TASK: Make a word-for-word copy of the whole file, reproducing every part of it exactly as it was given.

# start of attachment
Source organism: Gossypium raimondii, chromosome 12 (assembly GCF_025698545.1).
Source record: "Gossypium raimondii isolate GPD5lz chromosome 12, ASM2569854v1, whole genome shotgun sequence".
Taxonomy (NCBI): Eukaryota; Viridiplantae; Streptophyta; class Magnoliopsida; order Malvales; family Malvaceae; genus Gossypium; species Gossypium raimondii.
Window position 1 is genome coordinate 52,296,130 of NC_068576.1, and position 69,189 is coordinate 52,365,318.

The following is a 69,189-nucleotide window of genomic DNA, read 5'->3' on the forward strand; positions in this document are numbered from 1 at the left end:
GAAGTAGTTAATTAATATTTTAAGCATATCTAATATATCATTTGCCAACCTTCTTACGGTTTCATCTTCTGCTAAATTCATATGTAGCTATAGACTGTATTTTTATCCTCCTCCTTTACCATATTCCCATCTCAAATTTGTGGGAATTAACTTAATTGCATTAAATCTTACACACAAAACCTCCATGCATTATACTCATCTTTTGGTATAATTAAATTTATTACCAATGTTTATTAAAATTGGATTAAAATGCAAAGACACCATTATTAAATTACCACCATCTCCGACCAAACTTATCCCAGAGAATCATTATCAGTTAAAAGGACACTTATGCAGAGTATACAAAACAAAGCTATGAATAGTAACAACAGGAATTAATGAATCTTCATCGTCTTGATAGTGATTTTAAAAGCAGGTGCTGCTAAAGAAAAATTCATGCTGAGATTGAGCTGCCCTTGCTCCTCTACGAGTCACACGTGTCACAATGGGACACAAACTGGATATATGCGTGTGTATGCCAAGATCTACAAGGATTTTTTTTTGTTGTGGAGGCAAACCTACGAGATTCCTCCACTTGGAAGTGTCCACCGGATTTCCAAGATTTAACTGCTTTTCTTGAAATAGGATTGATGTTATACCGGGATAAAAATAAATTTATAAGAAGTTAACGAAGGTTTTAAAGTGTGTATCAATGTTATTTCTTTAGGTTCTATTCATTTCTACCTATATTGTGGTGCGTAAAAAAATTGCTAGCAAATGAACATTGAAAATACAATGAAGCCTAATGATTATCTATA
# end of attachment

Source organism: Gossypium raimondii, chromosome 12 (assembly GCF_025698545.1).
Source record: "Gossypium raimondii isolate GPD5lz chromosome 12, ASM2569854v1, whole genome shotgun sequence".
Taxonomy (NCBI): Eukaryota; Viridiplantae; Streptophyta; class Magnoliopsida; order Malvales; family Malvaceae; genus Gossypium; species Gossypium raimondii.
Window position 1 is genome coordinate 52,296,130 of NC_068576.1, and position 69,189 is coordinate 52,365,318.

The following is a 69,189-nucleotide window of genomic DNA, read 5'->3' on the forward strand; positions in this document are numbered from 1 at the left end:
GAAGTAGTTAATTAATATTTTAAGCATATCTAATATATCATTTGCCAACCTTCTTACGGTTTCATCTTCTGCTAAATTCATATGTAGCTATAGACTGTATTTTTATCCTCCTCCTTTACCATATTCCCATCTCAAATTTGTGGGAATTAACTTAATTGCATTAAATCTTACACACAAAACCTCCATGCATTATACTCATCTTTTGGTATAATTAAATTTATTACCAATGTTTATTAAAATTGGATTAAAATGCAAAGACACCATTATTAAATTACCACCATCTCCGACCAAACTTATCCCAGAGAATCATTATCAGTTAAAAGGACACTTATGCAGAGTATACAAAACAAAGCTATGAATAGTAACAACAGGAATTAATGAATCTTCATCGTCTTGATAGTGATTTTAAAAGCAGGTGCTGCTAAAGAAAAATTCATGCTGAGATTGAGCTGCCCTTGCTCCTCTACGAGTCACACGTGTCACAATGGGACACAAACTGGATATATGCGTGTGTATGCCAAGATCTACAAGGATTTTTTTTTGTTGTGGAGGCAAACCTACGAGATTCCTCCACTTGGAAGTGTCCACCGGATTTCCAAGATTTAACTGCTTTTCTTGAAATAGGATTGATGTTATACCGGGATAAAAATAAATTTATAAGAAGTTAACGAAGGTTTTAAAGTGTGTATCAATGTTATTTCTTTAGGTTCTATTCATTTCTACCTATATTGTGGTGCGTAAAAAAATTGCTAGCAAATGAACATTGAAAATACAATGAAGCCTAATGATTATCTATA